Written by “Not Trevor Noah”, the article says all training would be held at night and some would require students to be naked during class.
It quotes an unnamed head of faculty as saying what they have seen so far is “way beyond science” and that students will be equipped to “open portals to other dimensions that are not known by scientists”.
‘Fiction, poor satire attempt...’
The article was flagged as possibly false by Facebook’s fact-checking system. But it’s not false – or true. It’s satire.
“Ihlaya News” roughly translates, from isiZulu, as “crazy person news”. The site’s tagline is “nuusparodie waarvan jy hou” – Afrikaans for “news parody that you like”.
And a disclaimer at the bottom of the page reads: “My name is Travis Gumba, not Trevor Gumbi and definitely not Trevor Noah 1. Posts on this website may contain traces of truth. 2. All articles on this website have insufficient truth. 3. The truth in our articles is nowhere to be found. 4. The prophecies in our articles are accidental. 6. I accidentally wrote 6 before 5. 5. Fiction, poor satire attempt and news parody. 7. Don't tell people about this website.”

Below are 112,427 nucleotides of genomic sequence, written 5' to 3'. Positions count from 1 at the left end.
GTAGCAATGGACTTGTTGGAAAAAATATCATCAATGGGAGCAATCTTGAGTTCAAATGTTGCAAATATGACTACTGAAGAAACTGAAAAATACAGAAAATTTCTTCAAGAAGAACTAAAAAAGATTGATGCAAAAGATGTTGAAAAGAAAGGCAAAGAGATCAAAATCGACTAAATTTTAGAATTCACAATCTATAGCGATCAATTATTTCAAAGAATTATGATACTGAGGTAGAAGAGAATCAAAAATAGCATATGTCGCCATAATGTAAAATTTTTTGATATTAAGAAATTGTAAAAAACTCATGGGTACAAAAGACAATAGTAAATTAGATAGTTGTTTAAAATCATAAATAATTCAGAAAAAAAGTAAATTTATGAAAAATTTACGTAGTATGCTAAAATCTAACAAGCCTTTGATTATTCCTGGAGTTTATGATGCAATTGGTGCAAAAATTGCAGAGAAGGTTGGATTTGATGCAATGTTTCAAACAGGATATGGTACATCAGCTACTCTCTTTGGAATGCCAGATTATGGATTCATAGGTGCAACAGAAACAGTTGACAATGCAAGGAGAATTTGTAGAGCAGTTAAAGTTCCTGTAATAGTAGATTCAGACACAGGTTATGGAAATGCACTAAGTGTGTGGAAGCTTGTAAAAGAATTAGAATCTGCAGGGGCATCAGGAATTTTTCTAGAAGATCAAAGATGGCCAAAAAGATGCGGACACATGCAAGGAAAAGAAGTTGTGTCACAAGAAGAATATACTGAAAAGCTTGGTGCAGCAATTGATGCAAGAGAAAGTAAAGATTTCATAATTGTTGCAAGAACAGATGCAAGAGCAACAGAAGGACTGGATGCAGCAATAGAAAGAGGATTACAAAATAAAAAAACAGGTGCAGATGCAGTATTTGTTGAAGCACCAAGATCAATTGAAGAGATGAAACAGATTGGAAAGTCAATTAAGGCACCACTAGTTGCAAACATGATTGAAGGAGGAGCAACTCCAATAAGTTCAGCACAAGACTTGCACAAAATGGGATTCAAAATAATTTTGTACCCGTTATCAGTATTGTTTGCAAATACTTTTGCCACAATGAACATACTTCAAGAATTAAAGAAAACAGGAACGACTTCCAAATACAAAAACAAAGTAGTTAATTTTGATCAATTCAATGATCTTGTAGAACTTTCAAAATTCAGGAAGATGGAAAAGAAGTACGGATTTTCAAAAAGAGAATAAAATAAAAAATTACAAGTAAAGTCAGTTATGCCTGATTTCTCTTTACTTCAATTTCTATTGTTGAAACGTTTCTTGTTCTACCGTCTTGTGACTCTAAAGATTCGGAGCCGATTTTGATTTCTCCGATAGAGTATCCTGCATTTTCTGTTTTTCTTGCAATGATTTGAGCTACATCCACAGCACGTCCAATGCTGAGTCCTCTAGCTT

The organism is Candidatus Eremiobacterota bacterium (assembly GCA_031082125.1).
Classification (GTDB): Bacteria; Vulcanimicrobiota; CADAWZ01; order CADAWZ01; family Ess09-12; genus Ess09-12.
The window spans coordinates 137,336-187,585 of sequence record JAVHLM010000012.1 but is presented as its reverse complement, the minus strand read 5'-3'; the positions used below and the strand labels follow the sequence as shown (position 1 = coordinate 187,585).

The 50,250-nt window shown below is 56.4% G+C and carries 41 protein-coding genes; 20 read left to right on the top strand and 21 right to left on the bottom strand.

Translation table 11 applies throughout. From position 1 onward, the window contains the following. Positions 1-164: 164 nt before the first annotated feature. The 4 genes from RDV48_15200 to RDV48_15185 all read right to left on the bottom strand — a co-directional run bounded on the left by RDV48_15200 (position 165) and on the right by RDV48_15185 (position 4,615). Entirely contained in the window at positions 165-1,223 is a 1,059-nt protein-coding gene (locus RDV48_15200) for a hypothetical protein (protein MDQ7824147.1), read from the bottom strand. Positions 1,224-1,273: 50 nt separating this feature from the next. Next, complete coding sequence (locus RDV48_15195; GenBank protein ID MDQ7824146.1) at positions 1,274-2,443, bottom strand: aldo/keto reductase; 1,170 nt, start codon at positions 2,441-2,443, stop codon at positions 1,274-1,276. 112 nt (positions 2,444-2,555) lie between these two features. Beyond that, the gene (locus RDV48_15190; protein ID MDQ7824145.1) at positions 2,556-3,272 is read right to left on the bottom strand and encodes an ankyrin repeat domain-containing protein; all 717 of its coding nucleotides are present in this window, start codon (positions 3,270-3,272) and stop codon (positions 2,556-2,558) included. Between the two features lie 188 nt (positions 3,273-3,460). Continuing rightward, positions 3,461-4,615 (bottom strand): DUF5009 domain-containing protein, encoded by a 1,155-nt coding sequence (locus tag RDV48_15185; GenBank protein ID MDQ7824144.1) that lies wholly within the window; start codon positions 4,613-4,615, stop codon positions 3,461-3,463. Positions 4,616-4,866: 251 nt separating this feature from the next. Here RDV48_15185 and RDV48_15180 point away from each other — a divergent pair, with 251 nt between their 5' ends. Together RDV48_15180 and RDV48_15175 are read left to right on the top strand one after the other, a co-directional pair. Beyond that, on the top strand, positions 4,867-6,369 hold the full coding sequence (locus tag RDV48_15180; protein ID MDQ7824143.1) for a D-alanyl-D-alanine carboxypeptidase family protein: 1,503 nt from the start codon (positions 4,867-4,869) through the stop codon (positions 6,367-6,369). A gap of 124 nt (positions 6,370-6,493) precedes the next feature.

Parody of tabloid reporting
The article is a parody of existing stereotypes about witchcraft in South Africa, particularly in Limpopo province, home of the University of Venda.
The satirical story has been so widespread it prompted the university to issue a statement on their website in October 2019, condemning the article as misleading and “fake news”.
Reports of witchcraft being offered as a qualification at South African universities are not new.
In 2016 an article on the Nigerian tabloid Pulse reported – falsely – that South Africa’s minister of higher education, Blade Nzimande, had proposed the introduction of a bachelor of science degree in witchcraft.
Headlines such as "BSc Degree in Witchcraft – South African Varsities go spiritual" were soon published and republished by blogs and junk news websites across Africa. All the reports were false. – Africa Check
For publishers: what to do if your post is rated false
A fact-checker has rated your Facebook or Instagram post as “false”, “altered”, “partly false” or “missing context”. This could have serious consequences. What do you do?
Click on our guide for the steps you should follow.Publishers guide
Africa Check teams up with Facebook
Africa Check is a partner in Meta's third-party fact-checking programme to help stop the spread of false information on social media.
The content we rate as “false” will be downgraded on Facebook and Instagram. This means fewer people will see it.
You can also help identify false information on Facebook. This guide explains how.